Antidote to Islamomania and -phobia. Both.

February 8, 2011 at 12:15 am (By Amba)

At last!  Ali Eteraz’s Children of Dust is out in paperback.  Here’s the best introduction to it that I’ve seen,  from The Australian.

True, Ali’s my friend.  But my Amazon review is as objective as any I ever wrote:

I think it’s a pity that this book is being marketed as a memoir of Pakistan. That’s far too limiting. Yes, it gives an inside glimpse (and sniff) you won’t find anywhere else of life in a desert town in Baluchistan before and after the region began to be terrorized by militant fundamentalists. But you must realize that when he was sent to a harsh madrassa in that desert hometown of his relatives by uprooted parents seeking the anchor of piety, Ali Eteraz had already lived in Saudi Arabia as an infant and in the Dominican Republic, where his father attended medical school, as a small child. This is really a memoir of the postmodern condition of displacement, the quest for a home and a self through multiple identities, the diametrically opposed temptations of absolutism and absolute freedom. It is as much about America, an America seen through the looking glass of Islam — a stew of opportunity and spiritual danger, from Wallah Wallah to Allah-bama — as it is about Pakistan or about Saudi Arabia, where Eteraz’s life’s trajectory is conceived at the beginning and movingly consummated, in a way he himself did not expect, at the end.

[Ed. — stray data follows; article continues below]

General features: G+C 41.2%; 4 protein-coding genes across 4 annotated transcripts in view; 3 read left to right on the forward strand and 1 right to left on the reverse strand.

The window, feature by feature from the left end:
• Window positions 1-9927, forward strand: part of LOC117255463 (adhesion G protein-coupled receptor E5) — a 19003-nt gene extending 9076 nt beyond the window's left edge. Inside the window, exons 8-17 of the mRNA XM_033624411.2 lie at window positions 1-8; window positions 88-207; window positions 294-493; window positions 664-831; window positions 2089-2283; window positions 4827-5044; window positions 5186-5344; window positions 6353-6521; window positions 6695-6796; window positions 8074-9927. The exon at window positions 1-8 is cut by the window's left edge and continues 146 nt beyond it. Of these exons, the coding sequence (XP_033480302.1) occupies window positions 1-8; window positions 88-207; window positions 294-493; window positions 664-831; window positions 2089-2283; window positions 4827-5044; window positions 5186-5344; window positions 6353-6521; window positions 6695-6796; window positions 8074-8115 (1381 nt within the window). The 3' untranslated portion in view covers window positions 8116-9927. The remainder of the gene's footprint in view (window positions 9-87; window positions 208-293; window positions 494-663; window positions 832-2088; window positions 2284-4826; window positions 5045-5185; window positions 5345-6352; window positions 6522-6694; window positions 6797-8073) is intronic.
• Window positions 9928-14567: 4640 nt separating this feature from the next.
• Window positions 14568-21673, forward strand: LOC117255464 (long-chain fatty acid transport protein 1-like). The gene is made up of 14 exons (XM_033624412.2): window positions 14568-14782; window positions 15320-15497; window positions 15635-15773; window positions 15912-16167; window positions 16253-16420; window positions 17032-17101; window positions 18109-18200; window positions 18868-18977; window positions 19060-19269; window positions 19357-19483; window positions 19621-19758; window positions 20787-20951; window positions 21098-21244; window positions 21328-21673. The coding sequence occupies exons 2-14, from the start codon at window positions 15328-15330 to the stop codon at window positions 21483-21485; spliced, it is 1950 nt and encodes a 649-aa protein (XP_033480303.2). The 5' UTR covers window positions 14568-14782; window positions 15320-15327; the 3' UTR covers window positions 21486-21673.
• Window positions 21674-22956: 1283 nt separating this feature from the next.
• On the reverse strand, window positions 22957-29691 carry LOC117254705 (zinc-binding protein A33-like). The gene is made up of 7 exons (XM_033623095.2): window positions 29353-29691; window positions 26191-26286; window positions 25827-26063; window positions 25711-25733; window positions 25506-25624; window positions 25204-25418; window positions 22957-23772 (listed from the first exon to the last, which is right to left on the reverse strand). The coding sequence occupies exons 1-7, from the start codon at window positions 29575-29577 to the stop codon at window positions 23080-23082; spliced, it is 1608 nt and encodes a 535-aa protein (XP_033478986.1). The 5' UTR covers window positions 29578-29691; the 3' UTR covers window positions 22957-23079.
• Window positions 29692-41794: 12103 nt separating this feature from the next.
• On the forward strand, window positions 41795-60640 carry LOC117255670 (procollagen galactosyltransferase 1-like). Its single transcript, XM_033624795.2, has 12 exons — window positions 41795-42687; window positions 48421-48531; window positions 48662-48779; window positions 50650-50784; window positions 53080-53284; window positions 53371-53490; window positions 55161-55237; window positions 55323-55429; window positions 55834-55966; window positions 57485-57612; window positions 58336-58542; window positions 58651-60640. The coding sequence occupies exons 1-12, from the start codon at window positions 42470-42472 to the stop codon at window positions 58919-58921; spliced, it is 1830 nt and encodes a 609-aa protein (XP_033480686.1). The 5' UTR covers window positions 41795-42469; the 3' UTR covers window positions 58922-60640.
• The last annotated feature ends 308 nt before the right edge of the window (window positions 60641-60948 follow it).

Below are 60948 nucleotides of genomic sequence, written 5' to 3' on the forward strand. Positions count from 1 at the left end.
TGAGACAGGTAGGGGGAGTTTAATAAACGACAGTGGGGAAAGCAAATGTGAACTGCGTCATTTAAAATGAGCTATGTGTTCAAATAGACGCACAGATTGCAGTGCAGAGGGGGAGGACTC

While this book will give you a very particular, unsparing, sometimes very funny inside look at Islam, it also takes on universal issues: the antagonism between religion and sex; the secret collusion between zeal and ego; the profound difference between a top-down intellectual synthesis and an upwelling spiritual unity. What may be most unusual about this book is that rather than mainly satirize the follies of others, Eteraz flays himself first, mercilessly anatomizing the mixed motives that powered his precocious achievements as a scholar, lawyer, activist, writer, and reformer. He never utters Baudelaire’s words — “Hypocrite lecteur,–mon semblable,–mon frère!” — but his honesty unmasks the insecure vanity, and the tenderness and longing, that we all share.

Kafka said “A book should be an ax for the frozen sea within us.” This book shattered my defenses and softened my heart. I laughed and cried.


  1. Melinda said,

    Okay, just put it on hold at the Jefferson Market Library!

  2. A said,

    Ah, love your review. Just ordered up the book from my library too!

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